7. Affordability itself is a modern idea which was prolonged in NI because of ecomomic problems and civil unrest. . eg Most of Blfast's older housing was built for the rental market don't forget!
  8. People can get mortgages, it's just that the terms are harsher than they have been eg larger deposits are now required. With house prices dropped a good bit, shelling out a larger deposit is a different scenario to paying a much greater price using a 100pc mortgage as was happening previously. Now it seems that people don;t want to buy until 100pc mortgages return, if ever that will be............
  9. This is NOT a chicken and egg story here. Developers would not have been developing using borrowed money if they had not been able to borrow in the first place. Buyers would not have been able to buy from developers if the banks hadn't been lending the buyers money. Developers make houses just like car factories make cars and bakeries make bread. Banks pushed the overstretching of finances, and when they decided that the maket was over ripe they pulled the plug. As usual they left it to everbody else clear up after them.
  10. HELLO MR BLOCK CAPS! I'm no detective, but: What possible reason do estate agents have for keeping prices high? Are they making any money out of it? Use some logical thiking about this, estate agents are finding sales are impossibly slow, and you imply that you think that setting high prices is in their best interests. In the current climate, that doesn't make any sense to me.... The problem doesn't lie with the estate agents, they need to sell to make money, there is no motive for them to overprice at this time. You'll just have to think again for answers.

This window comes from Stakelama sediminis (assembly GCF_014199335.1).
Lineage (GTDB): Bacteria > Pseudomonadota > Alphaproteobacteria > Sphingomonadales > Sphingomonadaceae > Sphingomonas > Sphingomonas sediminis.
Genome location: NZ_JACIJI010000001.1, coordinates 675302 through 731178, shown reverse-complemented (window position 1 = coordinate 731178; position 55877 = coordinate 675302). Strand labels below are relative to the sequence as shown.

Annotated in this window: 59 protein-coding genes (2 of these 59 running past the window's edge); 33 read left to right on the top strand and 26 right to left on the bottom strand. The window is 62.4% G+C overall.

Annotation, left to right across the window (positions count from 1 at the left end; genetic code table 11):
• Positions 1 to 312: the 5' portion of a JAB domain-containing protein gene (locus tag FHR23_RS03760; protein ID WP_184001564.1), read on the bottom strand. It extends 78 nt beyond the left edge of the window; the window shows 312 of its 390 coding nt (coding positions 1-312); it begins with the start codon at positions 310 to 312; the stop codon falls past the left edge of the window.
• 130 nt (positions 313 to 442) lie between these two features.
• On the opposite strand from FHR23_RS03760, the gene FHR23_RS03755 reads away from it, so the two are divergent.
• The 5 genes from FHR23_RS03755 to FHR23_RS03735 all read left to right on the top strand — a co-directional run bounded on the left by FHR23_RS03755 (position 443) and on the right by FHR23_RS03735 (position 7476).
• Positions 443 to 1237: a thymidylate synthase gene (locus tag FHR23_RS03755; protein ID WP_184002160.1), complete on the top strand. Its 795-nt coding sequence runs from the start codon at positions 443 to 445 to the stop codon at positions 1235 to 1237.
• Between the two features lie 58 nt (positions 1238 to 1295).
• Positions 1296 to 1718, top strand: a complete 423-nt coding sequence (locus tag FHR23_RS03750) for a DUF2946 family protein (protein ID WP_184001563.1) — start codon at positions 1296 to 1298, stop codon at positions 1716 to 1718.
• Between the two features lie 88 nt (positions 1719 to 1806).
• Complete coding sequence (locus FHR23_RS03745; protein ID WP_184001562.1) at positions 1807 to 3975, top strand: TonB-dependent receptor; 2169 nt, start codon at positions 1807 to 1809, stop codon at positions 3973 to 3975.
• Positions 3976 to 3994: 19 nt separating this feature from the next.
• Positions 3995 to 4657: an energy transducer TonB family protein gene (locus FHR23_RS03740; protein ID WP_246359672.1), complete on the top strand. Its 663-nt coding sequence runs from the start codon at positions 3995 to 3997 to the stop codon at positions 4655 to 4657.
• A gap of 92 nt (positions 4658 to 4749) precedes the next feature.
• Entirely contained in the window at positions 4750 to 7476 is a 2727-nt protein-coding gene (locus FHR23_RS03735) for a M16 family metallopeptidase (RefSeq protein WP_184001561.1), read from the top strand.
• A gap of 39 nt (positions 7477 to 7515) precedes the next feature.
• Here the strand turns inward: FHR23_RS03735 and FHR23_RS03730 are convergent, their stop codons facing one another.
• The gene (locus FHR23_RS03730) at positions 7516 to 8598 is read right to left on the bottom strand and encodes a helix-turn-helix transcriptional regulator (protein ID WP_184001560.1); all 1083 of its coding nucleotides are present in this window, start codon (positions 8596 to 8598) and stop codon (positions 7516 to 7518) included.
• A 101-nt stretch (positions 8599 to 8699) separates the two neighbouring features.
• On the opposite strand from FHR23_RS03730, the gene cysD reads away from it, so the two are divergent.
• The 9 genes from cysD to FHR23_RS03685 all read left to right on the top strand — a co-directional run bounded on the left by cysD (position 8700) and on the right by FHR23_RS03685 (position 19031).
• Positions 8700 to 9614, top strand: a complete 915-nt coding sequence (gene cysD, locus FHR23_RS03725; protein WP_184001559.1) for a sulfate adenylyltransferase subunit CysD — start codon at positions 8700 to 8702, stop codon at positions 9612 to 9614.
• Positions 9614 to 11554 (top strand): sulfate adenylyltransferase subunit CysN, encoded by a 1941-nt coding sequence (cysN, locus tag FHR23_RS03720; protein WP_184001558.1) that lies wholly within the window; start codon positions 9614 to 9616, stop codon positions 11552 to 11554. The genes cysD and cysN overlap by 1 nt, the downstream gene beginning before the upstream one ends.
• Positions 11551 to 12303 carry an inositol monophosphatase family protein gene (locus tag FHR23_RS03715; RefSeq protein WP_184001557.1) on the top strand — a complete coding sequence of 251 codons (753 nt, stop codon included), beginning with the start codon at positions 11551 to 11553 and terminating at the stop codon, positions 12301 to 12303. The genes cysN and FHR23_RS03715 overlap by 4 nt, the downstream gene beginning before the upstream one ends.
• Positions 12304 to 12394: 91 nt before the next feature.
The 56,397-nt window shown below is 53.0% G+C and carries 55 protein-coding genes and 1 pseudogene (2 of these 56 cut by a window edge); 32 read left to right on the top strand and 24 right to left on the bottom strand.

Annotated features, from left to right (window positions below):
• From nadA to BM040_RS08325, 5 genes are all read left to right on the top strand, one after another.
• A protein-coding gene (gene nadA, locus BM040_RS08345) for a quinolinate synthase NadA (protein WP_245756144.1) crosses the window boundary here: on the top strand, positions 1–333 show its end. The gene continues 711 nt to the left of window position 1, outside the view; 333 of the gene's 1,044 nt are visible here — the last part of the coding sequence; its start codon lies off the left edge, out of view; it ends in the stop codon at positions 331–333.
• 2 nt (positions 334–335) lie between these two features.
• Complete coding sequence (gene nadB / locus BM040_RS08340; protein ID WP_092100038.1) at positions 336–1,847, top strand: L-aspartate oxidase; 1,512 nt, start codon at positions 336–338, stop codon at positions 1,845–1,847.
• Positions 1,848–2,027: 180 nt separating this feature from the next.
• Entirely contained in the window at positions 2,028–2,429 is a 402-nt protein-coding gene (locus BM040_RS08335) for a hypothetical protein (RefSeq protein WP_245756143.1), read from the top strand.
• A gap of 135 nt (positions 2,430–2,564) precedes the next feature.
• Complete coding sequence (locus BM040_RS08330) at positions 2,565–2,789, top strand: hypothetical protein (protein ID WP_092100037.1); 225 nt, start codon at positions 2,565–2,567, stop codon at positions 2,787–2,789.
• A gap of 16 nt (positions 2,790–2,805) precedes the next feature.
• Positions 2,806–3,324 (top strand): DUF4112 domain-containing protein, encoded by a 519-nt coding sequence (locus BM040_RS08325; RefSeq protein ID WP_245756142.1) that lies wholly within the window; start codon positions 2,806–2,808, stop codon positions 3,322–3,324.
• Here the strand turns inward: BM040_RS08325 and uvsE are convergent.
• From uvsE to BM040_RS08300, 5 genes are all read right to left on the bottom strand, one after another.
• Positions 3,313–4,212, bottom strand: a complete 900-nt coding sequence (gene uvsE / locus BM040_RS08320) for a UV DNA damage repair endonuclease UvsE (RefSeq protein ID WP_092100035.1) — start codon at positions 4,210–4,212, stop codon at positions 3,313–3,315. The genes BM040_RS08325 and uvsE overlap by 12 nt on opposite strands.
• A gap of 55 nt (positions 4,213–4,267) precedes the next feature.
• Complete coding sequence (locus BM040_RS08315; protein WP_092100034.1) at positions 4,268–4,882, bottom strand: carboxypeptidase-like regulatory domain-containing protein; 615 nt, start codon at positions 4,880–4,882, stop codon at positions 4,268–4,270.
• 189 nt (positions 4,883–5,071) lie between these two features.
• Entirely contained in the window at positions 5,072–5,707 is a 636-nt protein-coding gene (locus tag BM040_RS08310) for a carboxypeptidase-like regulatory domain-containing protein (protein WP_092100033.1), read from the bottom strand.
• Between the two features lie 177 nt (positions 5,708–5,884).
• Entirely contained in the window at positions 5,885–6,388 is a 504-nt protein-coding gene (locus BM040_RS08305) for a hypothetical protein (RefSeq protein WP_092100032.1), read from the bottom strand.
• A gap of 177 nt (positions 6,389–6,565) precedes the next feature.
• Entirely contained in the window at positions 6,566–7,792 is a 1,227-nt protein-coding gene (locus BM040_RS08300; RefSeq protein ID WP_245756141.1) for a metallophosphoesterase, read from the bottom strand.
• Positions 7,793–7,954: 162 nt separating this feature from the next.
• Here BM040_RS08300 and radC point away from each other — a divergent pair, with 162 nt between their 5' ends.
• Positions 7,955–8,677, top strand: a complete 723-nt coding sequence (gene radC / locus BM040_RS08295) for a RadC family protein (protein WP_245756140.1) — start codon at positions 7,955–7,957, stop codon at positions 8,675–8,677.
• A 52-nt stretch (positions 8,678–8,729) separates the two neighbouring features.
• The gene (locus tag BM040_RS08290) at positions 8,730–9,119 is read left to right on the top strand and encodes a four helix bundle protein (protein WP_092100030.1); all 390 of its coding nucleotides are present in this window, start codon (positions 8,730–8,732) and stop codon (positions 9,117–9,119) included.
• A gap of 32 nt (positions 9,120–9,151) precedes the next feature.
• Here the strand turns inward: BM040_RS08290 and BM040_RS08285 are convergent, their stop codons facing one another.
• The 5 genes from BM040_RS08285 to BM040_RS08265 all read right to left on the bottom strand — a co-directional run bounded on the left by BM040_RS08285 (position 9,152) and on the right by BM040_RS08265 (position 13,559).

11. I don't plan to become a regular on this forum, but I think you should buy now if you find a vendor willing to sell to you for what you feel is a 'safe' price. The selling situation has worsed greatly over the last six months in that buyers have dried up so the achieved selling prices have had to be lower than previous. This next six months is a good opportunity to buy, no immediate hurry, but there is such a great choice available now. Even in your wildest dreams there are more properties for sale now than you could have thought, this brings you huge choice. The sluggish movement of the market gives you opportunity, financial pressures on some vendors, and the general feeling that things could get worse before they get better gives yet more power to your elbow. You have the chance to barter down prices now like never before. Why wait until the market improves again for vendors, and gets worse for buyers? I've read the comments often enough to know that some people will not agree and will blast me, but I also know that there still remains a buyer culture here in this country, it's just that the buyers don't want to buy in case they lose capital. If you can buy at the right price, can afford the mortgage, then there is no reason to wait. Everything else you buy loses you money, including cars, food, clothing, electrical, etc and renting. History has prven that you won't lose in the long run if you buy and keep for long enough. Apart from a very small percentage of people who bought property at the height of the boom are the only ones to have lost money on their homes, everybody else in NI has nothing to worry about simply becaise the prices they would have bought for were far lower than at the peak. I know several old people who paid only a few hundred quid for their homes. I've a four bedroom house I paid £150k for seven years ago, worst case senario it's worth £350k today, if I'd sold at the peak I'd have got a lot more, but I'm not bothered because I won't lose any money. If Iwas buying again now it would take a lot longer to make as much equity, but then again we had just come out of a generation of civil unrest, were property here was consitantly far cheaper than in similiar cities in these islands, but I certainly wouldn't think of renting. The cheapness of the property here, propegated a strong buyer culture since WW2. for the past couple of generations renting was for the really poor, everybody else bought. Prior to WW2, hardly anbody bought property, renting was acceptable, affordability was unheard of. The troubles here kept prices here artficially low for so long that we got used to being able to buy. This has not been the case in similiar regions in these islands, affordability for anyone with a job ceased to be a possibilty long ago. The fact that so many people now believe that renting until houses get cheaper is such a good idea, is an indicator of how when the herd runs in one direction, you should look at other options because you can't all be winners, most of you will get there too late as usual. Anyway, if you see the home you want, then go for it, if they say no try somewhere else. Someone will say yes to your low offer, and if you get a purchase at a good price, a mortgage you can afford, you will be glad you haven't wasted your money feeding a landlord. If prices do drop a little more before they stabilise, then don't worry they will go up again, you won't lose out, lifelong homeowners never do, longterm homeowning defeats inflation everytime. The price only matters on two occasions, 1. when you buy and 2. when you sell. The in between bit does not matter. Somebody should explain that to the hyper press i this country who herd everbody in one direction or another whenever they fancy.